ABU DHABI // A young Emirati family’s dream holiday to Sri Lanka turned deadly on Tuesday, less than 17 hours after they had landed in Colombo.
Mohammad Ali Obaid Al Mazroui, a 23-year-old policeman from Wadi Koob in Ras Al Khaimah, remains in intensive care but both his 14-month-old son and his 22-year-old wife were declared dead on Tuesday evening at Hemas Hospital in Wattala.
The reason for their deaths remains unclear. While the UAE embassy in Colombo reported that the deaths were a result of severe food poisoning, police in the Sri Lankan capital said they were investigating the possibility that pesticides sprayed in the hotel room adjacent to the Al Mazrouis’ room might have been to blame.
A team of UAE police officials and doctors travelled to Sri Lanka yesterday to investigate the deaths.
A post-mortem examination was held yesterday at the North Colombo Teaching Hospital, and Sri Lankan police said they expected the results to be available today.
The family of three arrived in Sri Lanka on an Etihad flight at 5am on Tuesday. According to their tour guide, Mr Lakshman, the family made their way from the airport to the nearby Ramada Katunayake hotel in Seeduwa.
After reporting that they were not feeling well, they were taken to a general hospital and treated with IV fluids. Mr Lakshman told doctors the family then left the hospital against medical advice and returned to their hotel.
Later in the evening, hotel staff asked the tour guide to return and take them back to a different hospital because the child, Ali Mohammed Al Mazroui, was very sick.
“They were brought to our emergency room by their guide in a critical condition,” said Dr Samanthi De Silva, the head of medical services at Hemas Hospital in Wattala, Colombo. “The child was not responding, unconscious and with no blood pressure. We tried to revive him but he was declared dead at 9pm.”
His mother, Dalal Ali Saif Obaid Al Mazroui, died about 45 minutes later.
A representative of the UAE embassy in Colombo said they believed food poisoning was to blame for the deaths, but were not sure what the source of the poisoning might have been.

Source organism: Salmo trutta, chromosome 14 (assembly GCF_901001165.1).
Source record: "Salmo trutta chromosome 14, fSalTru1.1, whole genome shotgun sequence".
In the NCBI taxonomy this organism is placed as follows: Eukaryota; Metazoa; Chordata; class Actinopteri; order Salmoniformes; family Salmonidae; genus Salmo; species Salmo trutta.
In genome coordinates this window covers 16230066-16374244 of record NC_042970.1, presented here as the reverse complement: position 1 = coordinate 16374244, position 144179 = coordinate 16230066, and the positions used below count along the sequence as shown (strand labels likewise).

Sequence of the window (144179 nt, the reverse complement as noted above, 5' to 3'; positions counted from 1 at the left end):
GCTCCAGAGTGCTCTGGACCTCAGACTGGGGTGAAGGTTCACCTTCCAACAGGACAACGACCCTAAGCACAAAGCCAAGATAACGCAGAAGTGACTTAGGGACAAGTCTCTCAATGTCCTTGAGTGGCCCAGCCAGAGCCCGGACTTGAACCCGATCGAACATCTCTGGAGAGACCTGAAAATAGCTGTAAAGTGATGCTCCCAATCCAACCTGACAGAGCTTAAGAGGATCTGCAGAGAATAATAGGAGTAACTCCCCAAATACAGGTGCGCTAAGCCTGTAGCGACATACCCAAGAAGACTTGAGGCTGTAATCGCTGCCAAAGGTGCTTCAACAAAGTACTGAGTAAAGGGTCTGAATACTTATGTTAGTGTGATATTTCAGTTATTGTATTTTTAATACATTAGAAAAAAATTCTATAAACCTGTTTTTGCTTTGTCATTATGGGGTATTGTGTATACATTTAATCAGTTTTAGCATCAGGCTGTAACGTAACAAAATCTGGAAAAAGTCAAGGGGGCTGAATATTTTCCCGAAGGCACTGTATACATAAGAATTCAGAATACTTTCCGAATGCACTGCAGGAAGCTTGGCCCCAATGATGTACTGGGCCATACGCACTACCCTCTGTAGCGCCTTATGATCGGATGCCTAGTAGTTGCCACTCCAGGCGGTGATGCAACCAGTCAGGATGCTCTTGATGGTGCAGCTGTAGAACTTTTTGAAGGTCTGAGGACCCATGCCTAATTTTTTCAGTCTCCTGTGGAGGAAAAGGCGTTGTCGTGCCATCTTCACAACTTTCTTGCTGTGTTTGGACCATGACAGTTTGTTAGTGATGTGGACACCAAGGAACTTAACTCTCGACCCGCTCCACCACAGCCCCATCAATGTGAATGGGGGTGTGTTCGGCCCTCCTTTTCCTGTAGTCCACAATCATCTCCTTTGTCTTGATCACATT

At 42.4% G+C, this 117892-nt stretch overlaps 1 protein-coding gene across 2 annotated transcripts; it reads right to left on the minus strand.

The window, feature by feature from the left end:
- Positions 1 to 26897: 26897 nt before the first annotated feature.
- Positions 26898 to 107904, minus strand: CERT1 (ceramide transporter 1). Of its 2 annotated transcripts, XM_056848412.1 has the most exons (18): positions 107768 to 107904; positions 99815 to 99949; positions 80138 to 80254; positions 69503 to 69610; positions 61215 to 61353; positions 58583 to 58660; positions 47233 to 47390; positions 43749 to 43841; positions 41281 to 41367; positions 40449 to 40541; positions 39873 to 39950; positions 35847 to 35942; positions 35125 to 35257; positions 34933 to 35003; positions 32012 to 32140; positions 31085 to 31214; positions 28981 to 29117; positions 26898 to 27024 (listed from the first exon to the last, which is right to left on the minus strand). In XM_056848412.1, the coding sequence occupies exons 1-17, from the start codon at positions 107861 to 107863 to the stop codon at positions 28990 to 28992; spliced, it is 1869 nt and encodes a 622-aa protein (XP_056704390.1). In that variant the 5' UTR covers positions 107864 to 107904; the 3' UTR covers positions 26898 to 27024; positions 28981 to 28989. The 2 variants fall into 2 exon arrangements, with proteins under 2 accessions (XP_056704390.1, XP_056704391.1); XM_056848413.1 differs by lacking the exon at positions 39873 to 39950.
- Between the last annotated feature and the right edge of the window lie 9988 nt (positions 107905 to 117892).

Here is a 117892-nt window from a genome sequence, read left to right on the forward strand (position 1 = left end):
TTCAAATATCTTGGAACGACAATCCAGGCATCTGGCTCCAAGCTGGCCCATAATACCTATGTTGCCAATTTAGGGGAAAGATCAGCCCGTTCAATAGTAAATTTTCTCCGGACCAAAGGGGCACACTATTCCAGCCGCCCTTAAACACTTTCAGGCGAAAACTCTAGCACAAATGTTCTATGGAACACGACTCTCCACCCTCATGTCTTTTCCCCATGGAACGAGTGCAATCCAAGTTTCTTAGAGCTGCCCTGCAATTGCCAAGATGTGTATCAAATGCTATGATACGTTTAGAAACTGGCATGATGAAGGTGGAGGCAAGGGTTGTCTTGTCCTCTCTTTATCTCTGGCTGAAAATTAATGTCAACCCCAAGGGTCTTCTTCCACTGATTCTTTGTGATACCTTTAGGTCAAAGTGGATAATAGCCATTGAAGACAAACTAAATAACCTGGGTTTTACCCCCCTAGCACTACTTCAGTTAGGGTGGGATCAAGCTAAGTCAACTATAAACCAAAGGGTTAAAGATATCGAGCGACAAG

He added: “The ambassador and other diplomats stayed with the father in the hospital all night. And the relatives of the family flew in this morning.”
Addressing the idea that food poisoning might have caused the deaths, Dr De Silva said that the hospital had been told the family did not eat any food in Sri Lanka. “Their last meal was on the plane,” she said, “as well as some food they brought with them from home.”
Police in Colombo said yesterday that they were also investigating the possibility that pesticide sprayed in the hotel room next door could be to blame.
“We have sealed the room for investigations,” said Ajith Rohana, a police spokesman.
The hotel declined to comment on the matter.
News of the deaths came as a shock to the mountain village of Wadi Koob, a community of about 70 families. Mohammed and his wife lived there with his parents and siblings, as per Emirati tradition.
“Those people are kind people, they are good people,” said Abdullah Saif, 28, a resident of Wadi Koob. “All the people here in Wadi Koob they are sad – everybody was sad when they heard about Mohammed and his family. Everybody is praying for Mohammed and his family.”
Mohammed and Dalal had been married for about two years. Family members said Dalal’s brother and three of Mohammed’s uncles and had flown to Sri Lanka but his parents were too upset to travel and “cannot believe” the deaths.
“You cannot describe their situation right now,” said Saif Saeed, 35, a close relative. “They still are not believing what has happened suddenly like this.”